Takes to it wings; as a flower it fadeth soon.
For those thy sins of the flesh—for maid unmeet 945
To name—I pass them by: too clear the hint!
Thou waxedst wanton, with thy royal halls,
Thy pride of goodlihead! Be mine a spouse
Not girl-faced, but a man in mien and port.
The sons of these to warrior-prowess cleave; 950
Those, the fair-seeming, but in dances shine.
Perish, O blind to all for which at last,
Felon convict, thou'rt punished, caitiff thou!
Let none dream, though at starting he run well,
That he outrunneth Justice, ere he touch 955
The very goal and gain the bourn of life.
Dread were his deeds; dread payment hath he made
To thee and this man. Great is Justice' might.
Enough: now must ye bear his corpse within,
And hide in shadow, thralls, that, when she comes, 960
My mother ere she die see not the dead.
Hold:—turn we now unto another theme.
How, from Mycenæ seest thou rescue come?
Nay, but my mother, her that gave me birth.
Ha! fair and full into the toils she runs. 965
O flaunting pomp of chariots and attire!
What shall we do?—our mother shall we slay?
How?—hath ruth seized thee, seeing thy mother's form?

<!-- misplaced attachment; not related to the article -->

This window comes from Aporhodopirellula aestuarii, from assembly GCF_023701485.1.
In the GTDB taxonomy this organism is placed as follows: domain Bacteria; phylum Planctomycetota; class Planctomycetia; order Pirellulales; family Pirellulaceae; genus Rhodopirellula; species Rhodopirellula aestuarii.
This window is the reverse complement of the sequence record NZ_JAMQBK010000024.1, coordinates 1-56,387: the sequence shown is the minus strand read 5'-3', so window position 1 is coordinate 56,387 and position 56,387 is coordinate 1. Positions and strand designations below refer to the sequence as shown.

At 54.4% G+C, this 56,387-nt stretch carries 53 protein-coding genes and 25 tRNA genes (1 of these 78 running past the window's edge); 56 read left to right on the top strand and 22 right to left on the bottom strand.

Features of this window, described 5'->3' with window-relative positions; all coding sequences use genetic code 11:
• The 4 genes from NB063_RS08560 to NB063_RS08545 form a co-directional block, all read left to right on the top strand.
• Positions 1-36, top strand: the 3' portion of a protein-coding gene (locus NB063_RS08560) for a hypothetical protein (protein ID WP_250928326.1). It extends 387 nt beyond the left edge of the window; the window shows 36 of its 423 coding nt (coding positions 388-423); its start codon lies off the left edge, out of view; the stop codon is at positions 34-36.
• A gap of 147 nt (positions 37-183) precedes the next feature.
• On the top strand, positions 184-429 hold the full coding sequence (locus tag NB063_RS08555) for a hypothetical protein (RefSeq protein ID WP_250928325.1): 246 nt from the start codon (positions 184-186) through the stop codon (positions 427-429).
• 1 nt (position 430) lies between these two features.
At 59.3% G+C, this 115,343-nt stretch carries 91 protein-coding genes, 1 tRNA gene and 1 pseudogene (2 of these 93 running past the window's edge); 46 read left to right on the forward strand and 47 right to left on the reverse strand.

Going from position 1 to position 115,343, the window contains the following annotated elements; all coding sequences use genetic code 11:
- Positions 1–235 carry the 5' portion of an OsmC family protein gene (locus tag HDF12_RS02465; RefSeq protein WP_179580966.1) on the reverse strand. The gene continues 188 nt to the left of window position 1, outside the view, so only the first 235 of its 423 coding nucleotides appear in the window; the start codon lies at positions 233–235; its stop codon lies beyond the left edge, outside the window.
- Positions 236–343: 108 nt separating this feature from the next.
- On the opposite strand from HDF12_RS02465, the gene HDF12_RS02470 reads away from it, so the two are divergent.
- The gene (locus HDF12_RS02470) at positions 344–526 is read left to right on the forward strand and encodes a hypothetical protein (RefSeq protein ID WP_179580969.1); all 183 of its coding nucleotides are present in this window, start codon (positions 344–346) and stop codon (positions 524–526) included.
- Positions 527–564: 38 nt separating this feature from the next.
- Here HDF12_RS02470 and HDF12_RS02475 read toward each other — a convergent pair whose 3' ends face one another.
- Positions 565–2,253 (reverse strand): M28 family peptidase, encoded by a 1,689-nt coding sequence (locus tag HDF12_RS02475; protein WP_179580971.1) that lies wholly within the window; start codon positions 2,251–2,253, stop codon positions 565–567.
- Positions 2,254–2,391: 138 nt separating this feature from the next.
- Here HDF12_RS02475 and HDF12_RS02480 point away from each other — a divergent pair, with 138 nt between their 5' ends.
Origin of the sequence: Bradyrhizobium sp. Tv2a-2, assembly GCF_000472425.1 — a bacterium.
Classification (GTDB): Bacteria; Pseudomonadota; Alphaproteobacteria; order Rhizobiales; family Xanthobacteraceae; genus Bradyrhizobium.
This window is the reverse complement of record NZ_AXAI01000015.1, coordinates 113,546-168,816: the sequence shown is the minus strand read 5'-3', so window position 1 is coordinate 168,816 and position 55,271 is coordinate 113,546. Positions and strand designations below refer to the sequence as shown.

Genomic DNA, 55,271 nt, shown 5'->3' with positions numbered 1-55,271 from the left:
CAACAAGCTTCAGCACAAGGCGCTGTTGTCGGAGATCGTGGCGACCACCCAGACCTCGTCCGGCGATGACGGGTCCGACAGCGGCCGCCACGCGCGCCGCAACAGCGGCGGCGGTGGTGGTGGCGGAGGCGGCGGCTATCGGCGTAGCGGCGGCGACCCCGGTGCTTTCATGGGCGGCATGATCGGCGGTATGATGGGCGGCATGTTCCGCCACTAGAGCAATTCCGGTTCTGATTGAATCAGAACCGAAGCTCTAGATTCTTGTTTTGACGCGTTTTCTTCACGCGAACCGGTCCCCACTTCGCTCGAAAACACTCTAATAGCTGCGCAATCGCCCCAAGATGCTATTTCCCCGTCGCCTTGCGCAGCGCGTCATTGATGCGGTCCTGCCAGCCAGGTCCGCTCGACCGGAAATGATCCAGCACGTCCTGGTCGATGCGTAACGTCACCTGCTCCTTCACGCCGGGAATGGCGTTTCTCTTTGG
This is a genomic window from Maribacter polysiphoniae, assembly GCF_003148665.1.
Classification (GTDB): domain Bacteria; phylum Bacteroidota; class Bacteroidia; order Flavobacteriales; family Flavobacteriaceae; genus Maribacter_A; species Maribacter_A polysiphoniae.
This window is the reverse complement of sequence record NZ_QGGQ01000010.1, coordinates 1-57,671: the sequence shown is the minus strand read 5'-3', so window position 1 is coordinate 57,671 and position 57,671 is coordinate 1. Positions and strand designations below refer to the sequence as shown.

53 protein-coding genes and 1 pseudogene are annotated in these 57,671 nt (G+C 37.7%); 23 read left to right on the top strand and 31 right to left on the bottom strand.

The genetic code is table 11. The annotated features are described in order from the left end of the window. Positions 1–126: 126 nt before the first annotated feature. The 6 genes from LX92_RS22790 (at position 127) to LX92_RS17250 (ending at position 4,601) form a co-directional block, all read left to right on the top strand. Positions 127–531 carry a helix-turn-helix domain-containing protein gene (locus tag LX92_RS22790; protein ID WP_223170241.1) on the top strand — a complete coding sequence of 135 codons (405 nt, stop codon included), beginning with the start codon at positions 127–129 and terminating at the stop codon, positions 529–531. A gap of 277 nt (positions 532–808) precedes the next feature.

How can I slay her—her that nursed, that bare me?
Even as she thy father slew and mine. 970
O Phœbus, folly exceeding was thine hest—
Nay, where Apollo erreth, who is wise?
Who against nature bad'st me slay my mother!
How art thou harmed, avenging thine own sire?
Arraigned for a mother's murder—pure ere this! 975
Yet impious, if thou succour not thy sire.
My mother for her blood must I requite.
And Him!—if thou forbear to avenge a father.
Ha!—spake a fiend in likeness of the God?—
Throned on the holy tripod!—I trow not. 980
I dare not trust this oracle's utter faith!
Wilt thou turn craven—be no more a man?
Lo, I will lay the selfsame snare for her
Whereby thou didst her spouse Aegisthus slay.
I will go in. A horror I essay!— 985
Yea, horrors will achieve! If this please Heaven,
So be it. Bitter strife, yet sweet, for me. [Enters hut.
Enter Klytemnestra in chariot, with attendants, captive maids of Troy.
Hail, Queen of the Argive land!
All hail, O Tyndareus' daughter!
Hail, sister of Zeus' sons, heroes twain 990
In the glittering heavens mid stars who stand,
And their proud right this, to deliver from bane
Men tossed on the storm-vext water.
Hail! As to the Blest, do I yield thee thy right
Of homage, for awe of thy wealth and thy bliss.
With observance to compass thy fortune's height
This, Queen, is the hour, even this!
Step from the wain, Troy's daughters; take mine hand,
That from this chariot-floor I may light down.
As the Gods' temples are with spoils adorned 1000
Of Troy, so these, the chosen of Phrygian land,
Have I, to countervail my daughter lost:—
Scant guerdon, yet fair honour for mine house.